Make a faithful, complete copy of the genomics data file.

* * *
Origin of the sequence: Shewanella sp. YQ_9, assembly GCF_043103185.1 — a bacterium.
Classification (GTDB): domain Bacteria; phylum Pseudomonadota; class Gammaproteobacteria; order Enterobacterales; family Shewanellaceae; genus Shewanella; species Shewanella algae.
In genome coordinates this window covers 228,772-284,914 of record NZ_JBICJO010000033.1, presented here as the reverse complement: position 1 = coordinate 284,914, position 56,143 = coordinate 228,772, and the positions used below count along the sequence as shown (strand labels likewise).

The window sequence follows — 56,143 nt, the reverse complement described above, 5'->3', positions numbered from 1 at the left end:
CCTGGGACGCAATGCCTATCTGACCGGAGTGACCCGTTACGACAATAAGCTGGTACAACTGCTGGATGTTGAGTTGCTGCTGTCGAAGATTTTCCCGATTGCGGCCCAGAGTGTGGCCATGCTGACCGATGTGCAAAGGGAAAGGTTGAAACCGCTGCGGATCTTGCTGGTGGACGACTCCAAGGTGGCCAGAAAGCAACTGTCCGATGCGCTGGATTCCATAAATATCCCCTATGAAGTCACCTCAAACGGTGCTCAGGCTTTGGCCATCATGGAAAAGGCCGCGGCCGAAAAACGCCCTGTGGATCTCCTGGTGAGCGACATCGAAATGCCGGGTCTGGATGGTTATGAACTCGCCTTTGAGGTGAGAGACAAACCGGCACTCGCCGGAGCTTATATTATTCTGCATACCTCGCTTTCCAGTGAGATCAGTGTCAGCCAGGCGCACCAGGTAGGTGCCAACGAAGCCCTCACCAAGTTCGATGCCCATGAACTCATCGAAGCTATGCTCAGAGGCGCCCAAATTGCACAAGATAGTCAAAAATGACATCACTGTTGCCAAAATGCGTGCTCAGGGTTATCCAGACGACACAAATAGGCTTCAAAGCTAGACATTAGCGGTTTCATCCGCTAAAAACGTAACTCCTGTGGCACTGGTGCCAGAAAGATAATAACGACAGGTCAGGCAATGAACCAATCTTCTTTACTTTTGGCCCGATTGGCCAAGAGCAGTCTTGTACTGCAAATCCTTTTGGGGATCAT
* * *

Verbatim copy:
Origin of the sequence: Shewanella sp. YQ_9, assembly GCF_043103185.1 — a bacterium.
Classification (GTDB): domain Bacteria; phylum Pseudomonadota; class Gammaproteobacteria; order Enterobacterales; family Shewanellaceae; genus Shewanella; species Shewanella algae.
In genome coordinates this window covers 228,772-284,914 of record NZ_JBICJO010000033.1, presented here as the reverse complement: position 1 = coordinate 284,914, position 56,143 = coordinate 228,772, and the positions used below count along the sequence as shown (strand labels likewise).

The window sequence follows — 56,143 nt, the reverse complement described above, 5'->3', positions numbered from 1 at the left end:
CCTGGGACGCAATGCCTATCTGACCGGAGTGACCCGTTACGACAATAAGCTGGTACAACTGCTGGATGTTGAGTTGCTGCTGTCGAAGATTTTCCCGATTGCGGCCCAGAGTGTGGCCATGCTGACCGATGTGCAAAGGGAAAGGTTGAAACCGCTGCGGATCTTGCTGGTGGACGACTCCAAGGTGGCCAGAAAGCAACTGTCCGATGCGCTGGATTCCATAAATATCCCCTATGAAGTCACCTCAAACGGTGCTCAGGCTTTGGCCATCATGGAAAAGGCCGCGGCCGAAAAACGCCCTGTGGATCTCCTGGTGAGCGACATCGAAATGCCGGGTCTGGATGGTTATGAACTCGCCTTTGAGGTGAGAGACAAACCGGCACTCGCCGGAGCTTATATTATTCTGCATACCTCGCTTTCCAGTGAGATCAGTGTCAGCCAGGCGCACCAGGTAGGTGCCAACGAAGCCCTCACCAAGTTCGATGCCCATGAACTCATCGAAGCTATGCTCAGAGGCGCCCAAATTGCACAAGATAGTCAAAAATGACATCACTGTTGCCAAAATGCGTGCTCAGGGTTATCCAGACGACACAAATAGGCTTCAAAGCTAGACATTAGCGGTTTCATCCGCTAAAAACGTAACTCCTGTGGCACTGGTGCCAGAAAGATAATAACGACAGGTCAGGCAATGAACCAATCTTCTTTACTTTTGGCCCGATTGGCCAAGAGCAGTCTTGTACTGCAAATCCTTTTGGGGATCAT